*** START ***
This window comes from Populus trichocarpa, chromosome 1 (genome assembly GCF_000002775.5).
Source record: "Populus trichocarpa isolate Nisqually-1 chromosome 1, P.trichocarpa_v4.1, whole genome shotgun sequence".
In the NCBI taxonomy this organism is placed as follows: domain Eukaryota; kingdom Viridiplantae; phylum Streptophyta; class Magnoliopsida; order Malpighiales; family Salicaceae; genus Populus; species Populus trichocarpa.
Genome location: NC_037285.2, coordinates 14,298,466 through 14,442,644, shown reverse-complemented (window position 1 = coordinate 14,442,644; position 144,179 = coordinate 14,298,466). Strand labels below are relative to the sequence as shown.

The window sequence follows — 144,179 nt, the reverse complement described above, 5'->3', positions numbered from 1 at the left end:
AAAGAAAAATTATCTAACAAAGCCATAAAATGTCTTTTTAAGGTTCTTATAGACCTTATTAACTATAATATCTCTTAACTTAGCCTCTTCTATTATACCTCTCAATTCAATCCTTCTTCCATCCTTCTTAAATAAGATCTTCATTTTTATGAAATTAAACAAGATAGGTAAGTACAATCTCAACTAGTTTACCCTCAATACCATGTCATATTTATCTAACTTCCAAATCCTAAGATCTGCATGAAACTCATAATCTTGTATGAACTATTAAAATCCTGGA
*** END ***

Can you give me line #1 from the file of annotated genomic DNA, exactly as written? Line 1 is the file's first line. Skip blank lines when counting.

This window comes from Populus trichocarpa, chromosome 1 (genome assembly GCF_000002775.5).